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John Richardson (naturalist)

Born November 5, 1787
Dumfries
Died June 5, 1865
Nationality Scottish
Fields surgeon
naturalist

Sir John Richardson (November 5, 1787 – June 5, 1865) was a Scottish naval surgeon, naturalist and arctic explorer.[1]

Richardson was born at Dumfries. He studied medicine at Edinburgh University , and became a surgeon in the navy in 1807. He traveled with John Franklin in search of the Northwest Passage on the Coppermine Expedition of 1819–1822. Richardson wrote the sections on geology, botany and icthyology for the official account of the expedition.[1]

Franklin and Richardson returned to Canada between 1825 and 1827, again traveling overland to the Arctic Ocean. The natural history discoveries of this expedition were so great that they had to be recorded in two separate works, the Flora Boreali-Americana (1833-40), written by William Jackson Hooker, and the Fauna Boreali-Americana (1829-37), written by Richardson, William John Swainson, John Edward Gray and William Kirby.[1]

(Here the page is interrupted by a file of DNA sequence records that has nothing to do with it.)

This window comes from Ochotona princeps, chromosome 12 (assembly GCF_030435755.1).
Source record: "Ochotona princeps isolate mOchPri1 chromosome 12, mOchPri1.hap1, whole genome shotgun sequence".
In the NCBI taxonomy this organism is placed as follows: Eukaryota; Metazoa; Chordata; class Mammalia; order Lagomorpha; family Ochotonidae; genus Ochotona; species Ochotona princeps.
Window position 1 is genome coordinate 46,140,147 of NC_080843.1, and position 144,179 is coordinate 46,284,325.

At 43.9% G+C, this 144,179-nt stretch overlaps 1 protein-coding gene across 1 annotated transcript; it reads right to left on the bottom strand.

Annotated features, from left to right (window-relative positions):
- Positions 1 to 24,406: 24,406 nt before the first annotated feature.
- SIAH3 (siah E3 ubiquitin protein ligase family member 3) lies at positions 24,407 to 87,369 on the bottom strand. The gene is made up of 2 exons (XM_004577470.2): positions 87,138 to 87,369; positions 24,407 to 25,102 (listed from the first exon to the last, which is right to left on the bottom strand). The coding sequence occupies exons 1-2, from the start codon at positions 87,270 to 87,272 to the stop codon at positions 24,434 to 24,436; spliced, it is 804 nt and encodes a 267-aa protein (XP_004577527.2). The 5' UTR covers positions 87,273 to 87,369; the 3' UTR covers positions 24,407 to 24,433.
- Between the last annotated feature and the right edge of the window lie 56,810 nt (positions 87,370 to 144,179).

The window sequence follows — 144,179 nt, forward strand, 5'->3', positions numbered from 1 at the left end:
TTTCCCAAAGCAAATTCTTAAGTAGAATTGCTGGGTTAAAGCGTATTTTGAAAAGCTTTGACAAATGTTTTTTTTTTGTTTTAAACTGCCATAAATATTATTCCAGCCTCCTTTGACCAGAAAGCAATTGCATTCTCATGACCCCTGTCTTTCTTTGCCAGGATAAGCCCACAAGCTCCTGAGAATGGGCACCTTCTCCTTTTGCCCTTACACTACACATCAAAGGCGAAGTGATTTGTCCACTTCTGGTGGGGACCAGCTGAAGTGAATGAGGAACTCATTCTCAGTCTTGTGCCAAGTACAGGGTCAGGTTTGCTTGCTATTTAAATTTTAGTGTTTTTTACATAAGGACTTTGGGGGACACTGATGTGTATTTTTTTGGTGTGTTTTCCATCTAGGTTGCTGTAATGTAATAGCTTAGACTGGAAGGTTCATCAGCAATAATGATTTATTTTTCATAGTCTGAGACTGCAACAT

At the British Association for the Advancement of Science meeting in 1842, Richardson described the diving apparatus and treatment of diver Roderick Cameron following an injury that occurred on the 14th of October 1841 during the salvage operations on the HMS Royal George.[2]

Richardson was knighted in 1846. He traveled with John Rae on an unsuccessful search for Franklin in 1848-49, describing it in An Arctic Searching Expedition (1851). He retired to the Lake District in 1855, and is buried at St Oswald's Church Grasmere.[1]

He also wrote accounts dealing with the natural history, and especially the ichthyology, of several other Arctic voyages, and was the author of Icones Piscium (1843), Catalogue of Apodal Fish in the British Museum (1856), the second edition of Yarrell's History of British Fishes (1860), The Polar Regions (1861).[1] and Arctic Ordeal: The Journal of John Richardson Edited by C. Stuart Houston (1984).

References

External links

Wikisource-logo.svg "Richardson, Sir John". Encyclopædia Britannica (11th ed.). 1911.  

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